[Fwd: Re: [OWL] Annotations on subclass axioms etc.]
dvr at aifb.uni-karlsruhe.de
Thu Nov 17 14:21:04 EST 2005
Just to keep you informed on our break-through results :) (I always
forget to type the reply-to-all button, gosh)
-------- Original Message --------
On 11/17/05, Denny Vrandecic <dvr at aifb.uni-karlsruhe.de> wrote:
> >>Well, you could kinda put the axioms x,y and z into the ontology o and
> >>then make statements about o, because o is just another URI as well, and
> >>if I remember correctly the spec doesn't state that ontologies and
> >>instances have to be disjoint.
> > hmm..but the problem still remains: there is no way to say that it is
> > the specific combination of those three axioms alone which achieves
> > some purpose. I mean you could use reification to talk about
> > individual statements in the ontology, but not about some particular
> > statements as a collection unless you use rdf:Bag or Xpointers or
> > something funky like that..(which doesnt have standard OWL-DL
> > semantics)
> > For example, suppose I have three axioms:
> > Jack rdf:type PhdStudent
> > PhDStudent subClassOf someValuesFrom(hasAdvisor, Professor)
> > hasAdvisor subPropertyOf knows
> > I want to add an annotation in my ontology that the above three axioms
> > taken together entail "Jack knows some Professor"...how can one do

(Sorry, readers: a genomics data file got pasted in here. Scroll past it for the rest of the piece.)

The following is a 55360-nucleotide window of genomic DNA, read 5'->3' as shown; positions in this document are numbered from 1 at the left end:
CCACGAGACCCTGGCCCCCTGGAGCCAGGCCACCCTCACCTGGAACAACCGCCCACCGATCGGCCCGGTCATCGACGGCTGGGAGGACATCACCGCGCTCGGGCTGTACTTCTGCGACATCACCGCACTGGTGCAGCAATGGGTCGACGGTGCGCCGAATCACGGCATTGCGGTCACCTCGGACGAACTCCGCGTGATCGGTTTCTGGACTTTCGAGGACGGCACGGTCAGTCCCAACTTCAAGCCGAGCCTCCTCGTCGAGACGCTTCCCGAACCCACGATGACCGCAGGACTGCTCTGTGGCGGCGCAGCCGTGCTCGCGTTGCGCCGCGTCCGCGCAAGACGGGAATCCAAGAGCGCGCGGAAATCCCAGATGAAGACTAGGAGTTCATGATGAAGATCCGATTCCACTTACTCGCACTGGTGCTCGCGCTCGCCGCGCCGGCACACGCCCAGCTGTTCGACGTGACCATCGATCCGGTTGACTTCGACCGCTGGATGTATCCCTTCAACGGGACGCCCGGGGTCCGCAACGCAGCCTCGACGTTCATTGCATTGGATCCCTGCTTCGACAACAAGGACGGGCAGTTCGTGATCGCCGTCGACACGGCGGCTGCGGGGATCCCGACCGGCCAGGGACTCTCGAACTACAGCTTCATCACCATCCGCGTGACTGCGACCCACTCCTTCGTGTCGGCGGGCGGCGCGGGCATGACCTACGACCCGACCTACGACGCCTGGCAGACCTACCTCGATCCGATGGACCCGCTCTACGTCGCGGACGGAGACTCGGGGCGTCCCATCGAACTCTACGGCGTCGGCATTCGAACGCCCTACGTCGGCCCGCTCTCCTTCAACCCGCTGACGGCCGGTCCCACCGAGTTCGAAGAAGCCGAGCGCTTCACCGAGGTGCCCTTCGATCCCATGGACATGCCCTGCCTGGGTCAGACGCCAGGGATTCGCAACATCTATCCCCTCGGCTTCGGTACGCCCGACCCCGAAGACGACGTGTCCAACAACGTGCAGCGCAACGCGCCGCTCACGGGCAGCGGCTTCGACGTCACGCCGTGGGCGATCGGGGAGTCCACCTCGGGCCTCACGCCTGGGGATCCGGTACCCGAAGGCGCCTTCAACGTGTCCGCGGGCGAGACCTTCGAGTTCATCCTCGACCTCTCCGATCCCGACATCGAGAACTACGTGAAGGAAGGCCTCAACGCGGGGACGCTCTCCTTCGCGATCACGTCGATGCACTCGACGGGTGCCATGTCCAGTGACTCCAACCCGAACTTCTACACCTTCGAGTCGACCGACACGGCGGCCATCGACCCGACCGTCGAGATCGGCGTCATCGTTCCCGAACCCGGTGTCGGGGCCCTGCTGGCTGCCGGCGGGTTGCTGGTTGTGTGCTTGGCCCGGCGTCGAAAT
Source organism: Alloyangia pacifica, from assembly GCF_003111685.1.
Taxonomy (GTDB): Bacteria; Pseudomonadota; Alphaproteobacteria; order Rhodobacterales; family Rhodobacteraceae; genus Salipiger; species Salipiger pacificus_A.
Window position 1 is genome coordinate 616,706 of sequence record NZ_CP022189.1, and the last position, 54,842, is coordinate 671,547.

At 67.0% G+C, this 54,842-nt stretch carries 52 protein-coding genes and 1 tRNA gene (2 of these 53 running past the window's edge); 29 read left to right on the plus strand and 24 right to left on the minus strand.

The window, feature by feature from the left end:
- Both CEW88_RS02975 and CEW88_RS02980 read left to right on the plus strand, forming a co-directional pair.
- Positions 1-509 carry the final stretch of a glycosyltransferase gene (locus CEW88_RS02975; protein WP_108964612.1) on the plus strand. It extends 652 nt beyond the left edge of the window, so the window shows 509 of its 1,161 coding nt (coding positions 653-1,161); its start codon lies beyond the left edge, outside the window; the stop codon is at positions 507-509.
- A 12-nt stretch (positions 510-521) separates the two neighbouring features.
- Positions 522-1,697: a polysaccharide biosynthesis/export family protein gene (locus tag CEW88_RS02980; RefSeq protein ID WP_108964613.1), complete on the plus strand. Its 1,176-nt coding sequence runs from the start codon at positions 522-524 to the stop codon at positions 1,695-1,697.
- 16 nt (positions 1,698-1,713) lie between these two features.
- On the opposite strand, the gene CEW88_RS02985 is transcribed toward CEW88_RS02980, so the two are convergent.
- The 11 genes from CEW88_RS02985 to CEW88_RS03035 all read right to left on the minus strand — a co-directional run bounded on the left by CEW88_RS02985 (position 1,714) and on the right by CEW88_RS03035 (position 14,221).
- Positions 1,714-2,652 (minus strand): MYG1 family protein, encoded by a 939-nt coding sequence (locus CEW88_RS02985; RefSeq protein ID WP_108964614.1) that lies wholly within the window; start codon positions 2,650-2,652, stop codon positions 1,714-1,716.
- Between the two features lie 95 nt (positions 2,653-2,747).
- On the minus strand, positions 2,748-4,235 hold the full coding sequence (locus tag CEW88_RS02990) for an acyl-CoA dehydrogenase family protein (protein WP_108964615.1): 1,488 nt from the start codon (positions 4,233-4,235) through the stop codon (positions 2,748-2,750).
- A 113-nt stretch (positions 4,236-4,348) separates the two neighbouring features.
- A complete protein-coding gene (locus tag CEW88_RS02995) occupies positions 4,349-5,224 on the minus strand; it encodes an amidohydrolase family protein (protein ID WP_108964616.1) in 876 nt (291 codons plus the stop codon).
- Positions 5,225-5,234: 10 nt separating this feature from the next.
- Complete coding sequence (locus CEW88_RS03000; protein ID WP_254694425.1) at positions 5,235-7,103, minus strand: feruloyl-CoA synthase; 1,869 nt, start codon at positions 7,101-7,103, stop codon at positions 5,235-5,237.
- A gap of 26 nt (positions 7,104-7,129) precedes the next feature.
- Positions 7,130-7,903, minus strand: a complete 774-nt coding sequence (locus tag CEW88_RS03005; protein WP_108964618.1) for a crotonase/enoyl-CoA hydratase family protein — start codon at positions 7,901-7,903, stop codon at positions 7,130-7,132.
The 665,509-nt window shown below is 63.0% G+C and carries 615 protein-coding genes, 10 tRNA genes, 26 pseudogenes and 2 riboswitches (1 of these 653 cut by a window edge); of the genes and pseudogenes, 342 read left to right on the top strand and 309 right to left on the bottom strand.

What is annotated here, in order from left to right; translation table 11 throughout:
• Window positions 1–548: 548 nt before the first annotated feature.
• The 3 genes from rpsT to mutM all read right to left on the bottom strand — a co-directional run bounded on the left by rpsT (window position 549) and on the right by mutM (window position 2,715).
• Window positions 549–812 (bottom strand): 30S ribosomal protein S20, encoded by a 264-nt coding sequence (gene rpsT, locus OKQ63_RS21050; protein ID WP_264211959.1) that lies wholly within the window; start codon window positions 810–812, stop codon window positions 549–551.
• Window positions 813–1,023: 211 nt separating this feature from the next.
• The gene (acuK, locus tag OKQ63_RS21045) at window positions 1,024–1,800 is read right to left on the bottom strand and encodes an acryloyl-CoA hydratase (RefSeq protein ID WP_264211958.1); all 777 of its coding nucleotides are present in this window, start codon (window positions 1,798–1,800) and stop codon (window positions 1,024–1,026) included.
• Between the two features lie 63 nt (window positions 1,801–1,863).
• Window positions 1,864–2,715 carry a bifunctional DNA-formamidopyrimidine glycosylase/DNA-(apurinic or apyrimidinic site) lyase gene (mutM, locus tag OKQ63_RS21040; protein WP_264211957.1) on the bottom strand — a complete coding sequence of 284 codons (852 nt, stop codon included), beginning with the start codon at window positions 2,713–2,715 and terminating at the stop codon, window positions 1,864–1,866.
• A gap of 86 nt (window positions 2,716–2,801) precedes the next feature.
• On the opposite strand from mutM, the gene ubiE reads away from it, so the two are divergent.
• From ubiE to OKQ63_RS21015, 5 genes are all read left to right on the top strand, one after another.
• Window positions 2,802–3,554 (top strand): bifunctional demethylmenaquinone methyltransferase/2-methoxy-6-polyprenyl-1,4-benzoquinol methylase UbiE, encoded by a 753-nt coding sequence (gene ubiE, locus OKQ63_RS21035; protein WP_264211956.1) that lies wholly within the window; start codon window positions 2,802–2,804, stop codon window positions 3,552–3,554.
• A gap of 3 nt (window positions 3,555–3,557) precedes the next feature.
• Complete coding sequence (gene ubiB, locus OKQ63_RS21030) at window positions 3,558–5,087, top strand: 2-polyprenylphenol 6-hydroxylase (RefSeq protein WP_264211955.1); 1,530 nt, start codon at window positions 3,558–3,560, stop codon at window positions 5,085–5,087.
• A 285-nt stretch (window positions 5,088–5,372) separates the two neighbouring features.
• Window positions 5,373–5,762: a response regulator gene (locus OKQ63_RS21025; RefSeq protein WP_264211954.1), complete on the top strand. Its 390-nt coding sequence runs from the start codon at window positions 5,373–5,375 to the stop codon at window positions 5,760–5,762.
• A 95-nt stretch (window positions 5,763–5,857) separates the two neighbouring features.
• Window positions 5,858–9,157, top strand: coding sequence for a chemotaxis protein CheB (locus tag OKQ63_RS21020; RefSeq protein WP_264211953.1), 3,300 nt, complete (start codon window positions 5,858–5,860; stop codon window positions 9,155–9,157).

> > this easily?
> I think it is pretty easy. You have the following ontologies:
> Jack type PhDStudent
> PhDStuden sco someValuesFrom(hasAdvisor, Professor)
> hasAdvisor spo knows
> Jack type someValuesFrom(knows, Professor)
> and finally we can say in the ontology q:
> o entails p
> It's just, your ontologies get much more finegrained then you're used
> to. And I don't like this too much, but it seems to solve the problem.
hmm..I see what you mean...its interesting
> >>But Sean keeps telling me that there is no real semantic connection
> >>betwen o and (x,y,z), which I am simply not clever enough to grasp.
> > my understanding is that the ontology (o) gives the *context* for
> > those axioms (x,y,z)..i.e., in general an ontology is a set of axioms
> > taken to mean something together (in the context of the ontology) and
> > so I do think there is a semantic connection in that regard.
> > For example, in your ontology, you may have the three axioms "Penguin
> > subClassOf Bird", "Bird subClassOf hasValue(canFly, "true"),
> > "FunctionalProperty(canFly)". But I can take those three exact axioms,
> > add it to my ontology which has a fourth axiom "Penguin subClassOf
> > hasValue(canFly, "false")" and assuming I use the same namespaces, I
> > now have a contradiction and the class "Penguin" is unsatisfiable.
> > Clearly, the context (ontology) has made all the difference for the
> > same 3 axioms.
> Let me paraphrase this, only to see if I understood it right: only
> axioms that belong to the same ontology may be regarded together. If I
> have ontology o with axiom a and ontology p with axiom b, I actually
> would have to create a new ontology q (which may be virtual) that
> imports o and p, thus has the axioms (a,b) and only then I can reason
> about q (and maybe find out its unsatisfiable or whatever).
> Well, OK, if that is the case I am happy, cause this is the way I
> understood it as well.
> Or did I get it wrong?
yep, thats right..after all, when we say reason over an ontology your
reasoning over all axioms together in that ontology..
PhD Candidate, Dept. of Computer Science
GRA, MINDSWAP Research Group,
University of Maryland, College Park
Web page: http://www.mindswap.org/~aditkal
Institute AIFB, University of Karlsruhe (TH)
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